Iagnemma looks to follow standout freshman year

Photo by Josh Croup
Sophomore pitcher Ashley Iagnemma delivers a pitch during her freshman year. The 2016 KIAC Newcomer of the Year has started her second year 3-2 with a 2.84 ERA and 44 strikeouts.

Written By Cody Siwicki

Sophomore Ashley Iagnemma will have the spotlight on her when she takes the mound this season. A strong freshman season made her a standout player for the Pioneers, a role all too familiar to the Point Park softball pitcher.

“She is the best pitcher in the conference,” head coach Michelle Coultas said.

Iagnemma is seeking the Pitcher of the Year award for the River States Conference (RSC) this year after receiving the conference Newcomer of the Year honor in 2016. She currently leads the conference with 44 strikeouts through her first eight appearances.

Iagnemma’s teammates describe her as “friendly, yet determined.” She is no stranger to the field, having played for more than 10 years. Her decade-long career opened her mind and has become the love of her life.

The game came naturally to her when she began playing in first grade. In third grade, Iagnemma was moved up to fast pitch, where her pitching career began. It was at this time her mother knew that softball was for her.

“By age 10, she was already better than all the kids her age,” Stacy Iagnemma said. “She was in a league of her own.”

She joined South Fayette’s High School softball team as a starting pitcher in ninth grade, and played for Team Pennsylvania, an organization that prepares athletes for college competition, for the next four years.

During her sophomore year of high school, Iagnemma began questioning if softball was worth all the work. She did not have the free time like her friends, as she was spending every weekend at traveling team tournaments.

Iagnemma strived to balance what she loved with who she loved, ultimately making the decision to continue her softball career.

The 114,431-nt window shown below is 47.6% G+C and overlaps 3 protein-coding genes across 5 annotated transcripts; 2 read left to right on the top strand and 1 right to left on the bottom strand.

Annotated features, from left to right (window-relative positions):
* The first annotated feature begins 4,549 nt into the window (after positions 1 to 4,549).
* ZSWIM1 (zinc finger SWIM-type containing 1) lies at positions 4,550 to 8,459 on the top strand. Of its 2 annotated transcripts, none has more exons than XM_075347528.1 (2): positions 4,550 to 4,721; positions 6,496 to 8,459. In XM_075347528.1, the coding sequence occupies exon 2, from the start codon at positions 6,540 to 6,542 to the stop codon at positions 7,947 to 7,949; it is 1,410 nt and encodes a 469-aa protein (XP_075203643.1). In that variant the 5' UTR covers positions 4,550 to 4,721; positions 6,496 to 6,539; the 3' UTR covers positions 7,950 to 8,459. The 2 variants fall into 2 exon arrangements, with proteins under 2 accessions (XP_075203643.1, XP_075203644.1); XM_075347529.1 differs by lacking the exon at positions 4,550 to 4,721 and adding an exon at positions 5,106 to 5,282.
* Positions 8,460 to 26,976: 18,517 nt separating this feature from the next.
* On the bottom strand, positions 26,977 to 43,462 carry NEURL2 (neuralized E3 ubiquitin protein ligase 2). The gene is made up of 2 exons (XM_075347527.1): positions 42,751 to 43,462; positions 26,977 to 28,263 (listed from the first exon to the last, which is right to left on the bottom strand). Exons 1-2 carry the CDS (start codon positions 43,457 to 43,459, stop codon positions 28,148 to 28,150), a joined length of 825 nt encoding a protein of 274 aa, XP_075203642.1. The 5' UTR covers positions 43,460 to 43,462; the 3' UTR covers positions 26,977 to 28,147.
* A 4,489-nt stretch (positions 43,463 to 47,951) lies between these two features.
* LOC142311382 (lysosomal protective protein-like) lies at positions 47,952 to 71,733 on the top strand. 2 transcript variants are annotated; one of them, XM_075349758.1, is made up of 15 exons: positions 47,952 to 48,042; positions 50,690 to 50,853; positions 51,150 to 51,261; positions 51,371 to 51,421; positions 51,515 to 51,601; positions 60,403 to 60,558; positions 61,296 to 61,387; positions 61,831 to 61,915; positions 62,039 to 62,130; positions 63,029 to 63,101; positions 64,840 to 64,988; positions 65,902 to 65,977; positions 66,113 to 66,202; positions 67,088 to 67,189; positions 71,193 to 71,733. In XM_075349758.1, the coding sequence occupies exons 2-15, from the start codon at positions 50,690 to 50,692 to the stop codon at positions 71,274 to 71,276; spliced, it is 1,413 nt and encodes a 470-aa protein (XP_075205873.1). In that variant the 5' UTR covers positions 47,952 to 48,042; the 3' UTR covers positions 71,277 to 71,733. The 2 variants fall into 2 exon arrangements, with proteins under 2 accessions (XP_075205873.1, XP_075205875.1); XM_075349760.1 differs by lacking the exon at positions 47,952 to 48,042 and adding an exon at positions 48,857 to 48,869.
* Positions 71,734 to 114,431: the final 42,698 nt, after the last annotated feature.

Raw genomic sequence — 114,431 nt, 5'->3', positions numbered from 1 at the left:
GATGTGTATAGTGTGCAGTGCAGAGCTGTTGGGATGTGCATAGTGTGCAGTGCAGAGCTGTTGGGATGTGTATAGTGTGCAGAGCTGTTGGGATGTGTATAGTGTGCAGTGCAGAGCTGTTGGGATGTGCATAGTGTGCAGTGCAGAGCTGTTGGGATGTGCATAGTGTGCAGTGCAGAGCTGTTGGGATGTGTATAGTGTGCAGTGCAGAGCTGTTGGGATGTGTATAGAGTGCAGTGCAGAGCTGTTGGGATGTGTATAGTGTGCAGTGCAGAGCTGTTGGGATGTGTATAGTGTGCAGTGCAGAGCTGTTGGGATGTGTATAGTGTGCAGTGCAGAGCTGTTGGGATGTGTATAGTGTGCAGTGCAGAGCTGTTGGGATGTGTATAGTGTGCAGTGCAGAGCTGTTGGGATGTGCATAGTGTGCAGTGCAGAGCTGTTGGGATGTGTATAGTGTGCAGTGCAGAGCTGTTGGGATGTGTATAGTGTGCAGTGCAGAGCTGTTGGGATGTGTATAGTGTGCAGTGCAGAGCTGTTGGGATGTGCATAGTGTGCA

In 2014, Iagnemma had the greatest accomplishment of her career at the end of her junior year. South Fayette won its first section title in school history, following a playoff game against Trinity High School. Iagnemma posted a complete-game shutout, homered over center field, and struck out 13 batters in the 10-0 win.

During her senior year, Iagnemma officially signed to Point Park to continue her softball career. She reached her 500th strikeout that season, becoming the first player in South Fayette history to reach that mark.

Iagnemma struck out 153 batters in 133 innings pitched during her freshman season at Point Park, posting a 2.16 ERA. Her efforts helped her achieve the conference’s Newcomer of the Year honor.

Teammate Shanon Davis knows that when the team takes the field, Iagnemma is looking to win.

“Even if she’s playing or not playing, she is always trying to get us up and going, and she’s always determined to win,” Davis said. “She loves winning.”

Fellow pitcher Tiffany Edwards said she has 100 percent trust in Iagnemma when she steps onto the field, and knows she will perform at her best every game.

“She keeps the batters off balance a lot,” Edwards said. “She’s good with coming back with the count if she’s behind.”

Iagnemma said softball is her true passion in life, and that she probably would not be in college if she never started playing.

“It has allowed me to express myself,” Iagnemma said. “I was always shy and scared to talk to people, and now it makes me want to persevere.”

Coultas believes Iagnemma is a strong contender this year for Pitcher of the Year.

“She is there to play and do what it takes to win,” Coultas said. “With her on the mound, and the team we have, this can be our year.”

Her team posted a 23-19 record in 2016 with a 14-4 conference record. Point Park went 5-8 during spring break in Florida to start 2017, and will begin RSC competition on March 25 against Carlow.

Iagnemma has gone 3-2 with a 2.84 ERA to start her sophomore season with four complete games in six starts.

Stacy Iagnemma could not be more proud of her daughter’s softball successes.

“She is not only getting an education, but she is doing what she loves,” Stacy said. “She will always want to strive to be better while staying grounded and not becoming conceited. I am just so happy for her.”